Love at Any Age

Love can come at any age. Do we ‘find’ love, or does love find us? Rumi, the Sufi Mystic who lived in the 13thcentury wrote something that is still rings true: ‘Your task is not to seek for love, but to seek and find all the barrier within yourself that you have built against it.’

After a divorce or death of a spouse, or even if you have never been married, at a certain point in life, to begin a new journey is a bit scary. But when it happens it is worthy of celebration. You must set aside those barriers and be open to new things, new experiences, as Rumi advises, and know that you deserve to be loved and that you have love to give.

A beautiful couple
(photo: Garth Woods)

At the risk of sounding like a TV talk-show pseudo-psychologist, I do really believe this, because I have seen it often. I have heard many stories from couples who found love later in life. Later in life is a relative term of course. A couple I officiated for just a few weeks ago identified as finding love later in life – but they were young enough to be my children. Didn’t seem all that late to me. But I have also officiated for couples in and around their 60s.

One stumbling block for second (or third) marriage is the words we use, language carries baggage. ‘Second marriage’ may not sound good to you, especially  if it is the first one for the partner. You can just say ‘marriage,’ because if you’re getting married, that’s what it is. I’m not a fan of the term ‘remarriage.’ 

When we vow to stay together until the end, and that doesn’t happen, it can feel like failure. But there are so many good reasons to end a relationship, and often it is the right and brave thing to do.

So, if you have found love again, should you celebrate wildly? Yes, why not? It is totally worthy of celebration – but, you may not want to have the kind of wedding a couple in their twenties might plan. And if there are children involved, you have to consider their needs and their feelings as well.

A wonderful couple eloping at Harmony Gardens
(Garth Woods photography)

Louis de Bernières wrote in his book Captain Corelli’s Mandolin:
Love is a temporary madness. It erupts like an earthquake and then subsides. And when it subsides you have to make a decision. You have to work out whether your roots have become so entwined together that it is inconceivable that you should ever part. Because this is what love is. Love is not breathlessness, it is not excitement, it is not the promulgation of promises of eternal passion. That is just being “in love” which any of us can convince ourselves we are. Love itself is what is left over when being in love has burned away, and this is both an art and a fortunate accident.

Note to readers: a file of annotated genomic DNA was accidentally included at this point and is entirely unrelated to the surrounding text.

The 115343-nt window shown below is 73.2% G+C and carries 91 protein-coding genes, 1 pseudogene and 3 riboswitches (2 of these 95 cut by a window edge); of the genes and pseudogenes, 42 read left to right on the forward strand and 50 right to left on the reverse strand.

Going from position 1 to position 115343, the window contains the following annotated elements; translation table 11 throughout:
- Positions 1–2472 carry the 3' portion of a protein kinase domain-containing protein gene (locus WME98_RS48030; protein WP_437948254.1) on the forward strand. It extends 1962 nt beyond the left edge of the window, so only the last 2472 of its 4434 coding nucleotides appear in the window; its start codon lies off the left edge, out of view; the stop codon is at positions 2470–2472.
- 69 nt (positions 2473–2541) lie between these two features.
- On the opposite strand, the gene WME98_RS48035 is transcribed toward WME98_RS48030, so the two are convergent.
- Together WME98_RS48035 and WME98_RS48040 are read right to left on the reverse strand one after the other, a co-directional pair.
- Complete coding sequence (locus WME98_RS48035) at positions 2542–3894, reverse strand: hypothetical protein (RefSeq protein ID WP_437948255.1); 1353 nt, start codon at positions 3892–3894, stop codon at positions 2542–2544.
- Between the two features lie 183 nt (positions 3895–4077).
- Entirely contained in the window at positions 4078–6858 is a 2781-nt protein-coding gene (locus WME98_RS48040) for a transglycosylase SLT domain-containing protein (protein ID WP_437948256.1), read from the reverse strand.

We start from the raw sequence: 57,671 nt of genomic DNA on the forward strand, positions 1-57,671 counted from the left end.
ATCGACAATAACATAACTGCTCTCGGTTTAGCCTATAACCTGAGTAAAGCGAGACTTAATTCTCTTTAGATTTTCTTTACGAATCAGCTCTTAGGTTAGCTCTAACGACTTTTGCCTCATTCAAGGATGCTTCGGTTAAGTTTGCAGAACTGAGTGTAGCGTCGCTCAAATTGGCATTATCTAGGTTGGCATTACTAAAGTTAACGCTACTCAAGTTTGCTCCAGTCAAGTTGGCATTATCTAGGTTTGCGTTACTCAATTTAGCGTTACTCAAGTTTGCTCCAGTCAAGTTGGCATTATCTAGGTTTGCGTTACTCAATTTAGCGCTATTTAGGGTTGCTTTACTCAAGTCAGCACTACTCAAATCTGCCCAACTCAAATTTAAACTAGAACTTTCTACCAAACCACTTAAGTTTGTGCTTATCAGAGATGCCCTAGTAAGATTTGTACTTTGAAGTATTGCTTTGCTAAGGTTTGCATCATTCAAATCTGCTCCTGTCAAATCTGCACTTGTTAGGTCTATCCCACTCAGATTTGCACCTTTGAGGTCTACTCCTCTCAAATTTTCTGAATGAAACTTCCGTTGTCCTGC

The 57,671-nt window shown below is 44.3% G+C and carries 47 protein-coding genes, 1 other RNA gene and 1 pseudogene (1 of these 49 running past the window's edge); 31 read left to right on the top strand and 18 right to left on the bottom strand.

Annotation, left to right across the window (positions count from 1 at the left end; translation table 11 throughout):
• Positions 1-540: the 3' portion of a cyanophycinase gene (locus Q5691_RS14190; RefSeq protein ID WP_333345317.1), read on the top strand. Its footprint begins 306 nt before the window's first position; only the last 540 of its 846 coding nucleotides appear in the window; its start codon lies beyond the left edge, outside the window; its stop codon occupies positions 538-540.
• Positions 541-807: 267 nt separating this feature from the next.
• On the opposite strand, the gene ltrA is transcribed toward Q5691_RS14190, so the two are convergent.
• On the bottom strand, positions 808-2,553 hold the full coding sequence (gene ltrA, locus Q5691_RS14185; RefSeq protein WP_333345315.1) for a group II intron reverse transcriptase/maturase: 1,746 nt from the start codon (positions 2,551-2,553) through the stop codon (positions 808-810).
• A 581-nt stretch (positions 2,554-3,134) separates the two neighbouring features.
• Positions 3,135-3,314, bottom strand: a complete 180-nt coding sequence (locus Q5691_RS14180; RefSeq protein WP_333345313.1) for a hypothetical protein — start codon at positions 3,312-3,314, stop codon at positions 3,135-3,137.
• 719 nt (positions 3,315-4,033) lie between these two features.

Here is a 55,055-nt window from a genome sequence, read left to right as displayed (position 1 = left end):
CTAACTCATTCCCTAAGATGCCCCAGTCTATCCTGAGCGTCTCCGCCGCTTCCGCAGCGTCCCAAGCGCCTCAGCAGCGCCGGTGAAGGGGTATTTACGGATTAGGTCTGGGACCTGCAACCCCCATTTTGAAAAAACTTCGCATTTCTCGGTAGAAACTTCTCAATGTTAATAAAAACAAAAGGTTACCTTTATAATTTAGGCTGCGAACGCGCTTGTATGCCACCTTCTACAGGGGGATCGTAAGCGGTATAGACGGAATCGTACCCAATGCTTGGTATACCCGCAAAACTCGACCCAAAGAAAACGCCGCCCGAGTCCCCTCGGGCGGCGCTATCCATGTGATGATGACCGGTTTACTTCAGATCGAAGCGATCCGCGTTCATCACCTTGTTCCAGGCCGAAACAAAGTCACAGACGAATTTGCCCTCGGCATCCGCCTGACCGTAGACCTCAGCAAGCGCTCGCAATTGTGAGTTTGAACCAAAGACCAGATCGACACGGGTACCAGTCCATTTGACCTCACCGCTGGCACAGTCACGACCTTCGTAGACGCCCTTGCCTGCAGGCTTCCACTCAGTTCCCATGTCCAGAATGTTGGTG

I find this quote to be so very true and important. Older couples understand this, especially if in their first marriage that temporary madness burned away there was nothing left.

As we age we can become jaded. We might also become more set in our ways, and that makes it hard to open our hearts and homes to another person. And if we’re looking for the perfect partner we’re bound to be disappointed, but if we find the person who makes our life better, more joyful, then we’re on the right track. When you’re young you don’t know what’s ahead, when you’ve lived through disappointments and even tragedies, you might be more guarded.

And now for some science!

Recent research aimed to identify and examine elements of relationship success as described by younger and older adults. The top-five most highly rated elements of successful romantic relationships for the older adults were Honesty, Communication, Companionship, Respect, and Positive Attitude, whereas as the top-five most highly rated elements of romantic relationship success for younger adults were Love, Communication, Trust, Attraction and Compatibility.  Not so different but different enough.

Love is also chemistry, because it releases dopamine – that wonderful chemical in your body that makes everything just ‘more!’ It increases emotions and sexual desire.

And finally, not everyone needs to be partnered up. There is a lot of social pressure to have a mate. I wish that was not the case. Going to weddings and seeing all your friends getting married can be downright depressing if you haven’t found that special someone. There are many benefits to being single, but there is also no doubt that falling in love is exhilarating and that married people live longer.

Love at Any AgeJoseph Campbell wrote: Successful marriage is leading innovative lives together, being open, non-programmed. It’s a free fall: how you handle each new thing as it comes along. As a drop of oil on the sea, you must float, using intellect and compassion to ride the waves…. What I see in marriage, then, is a real identification with that other person as your responsibility, and as the one whom you love. 

To that I will add: at any age.

find me on facebook – Lois Heckman, Celebrant, and Instagram – Lois HeckmanImage

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